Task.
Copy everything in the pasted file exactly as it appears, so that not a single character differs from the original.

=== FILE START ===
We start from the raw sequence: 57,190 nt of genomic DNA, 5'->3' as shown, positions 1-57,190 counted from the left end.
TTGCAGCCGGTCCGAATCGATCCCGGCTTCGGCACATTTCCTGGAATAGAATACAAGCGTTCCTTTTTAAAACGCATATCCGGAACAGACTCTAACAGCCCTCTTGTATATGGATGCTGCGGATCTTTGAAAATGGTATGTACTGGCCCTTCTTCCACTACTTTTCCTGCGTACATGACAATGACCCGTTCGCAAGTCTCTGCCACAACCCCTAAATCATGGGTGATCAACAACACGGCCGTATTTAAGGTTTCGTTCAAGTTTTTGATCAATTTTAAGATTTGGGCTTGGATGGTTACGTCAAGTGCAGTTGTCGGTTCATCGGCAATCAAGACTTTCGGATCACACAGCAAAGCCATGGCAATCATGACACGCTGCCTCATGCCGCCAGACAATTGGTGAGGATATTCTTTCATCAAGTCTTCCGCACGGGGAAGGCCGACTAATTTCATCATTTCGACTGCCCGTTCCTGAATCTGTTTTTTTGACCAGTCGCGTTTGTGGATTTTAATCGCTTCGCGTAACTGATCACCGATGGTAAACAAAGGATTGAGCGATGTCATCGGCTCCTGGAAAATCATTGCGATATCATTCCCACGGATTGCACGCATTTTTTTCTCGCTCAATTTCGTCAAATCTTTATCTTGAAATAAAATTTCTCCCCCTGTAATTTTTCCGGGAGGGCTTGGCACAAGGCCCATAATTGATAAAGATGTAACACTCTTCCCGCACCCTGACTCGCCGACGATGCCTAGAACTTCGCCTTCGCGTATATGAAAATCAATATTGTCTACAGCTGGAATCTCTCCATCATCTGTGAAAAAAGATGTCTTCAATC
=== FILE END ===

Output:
We start from the raw sequence: 57,190 nt of genomic DNA, 5'->3' as shown, positions 1-57,190 counted from the left end.
TTGCAGCCGGTCCGAATCGATCCCGGCTTCGGCACATTTCCTGGAATAGAATACAAGCGTTCCTTTTTAAAACGCATATCCGGAACAGACTCTAACAGCCCTCTTGTATATGGATGCTGCGGATCTTTGAAAATGGTATGTACTGGCCCTTCTTCCACTACTTTTCCTGCGTACATGACAATGACCCGTTCGCAAGTCTCTGCCACAACCCCTAAATCATGGGTGATCAACAACACGGCCGTATTTAAGGTTTCGTTCAAGTTTTTGATCAATTTTAAGATTTGGGCTTGGATGGTTACGTCAAGTGCAGTTGTCGGTTCATCGGCAATCAAGACTTTCGGATCACACAGCAAAGCCATGGCAATCATGACACGCTGCCTCATGCCGCCAGACAATTGGTGAGGATATTCTTTCATCAAGTCTTCCGCACGGGGAAGGCCGACTAATTTCATCATTTCGACTGCCCGTTCCTGAATCTGTTTTTTTGACCAGTCGCGTTTGTGGATTTTAATCGCTTCGCGTAACTGATCACCGATGGTAAACAAAGGATTGAGCGATGTCATCGGCTCCTGGAAAATCATTGCGATATCATTCCCACGGATTGCACGCATTTTTTTCTCGCTCAATTTCGTCAAATCTTTATCTTGAAATAAAATTTCTCCCCCTGTAATTTTTCCGGGAGGGCTTGGCACAAGGCCCATAATTGATAAAGATGTAACACTCTTCCCGCACCCTGACTCGCCGACGATGCCTAGAACTTCGCCTTCGCGTATATGAAAATCAATATTGTCTACAGCTGGAATCTCTCCATCATCTGTGAAAAAAGATGTCTTCAATC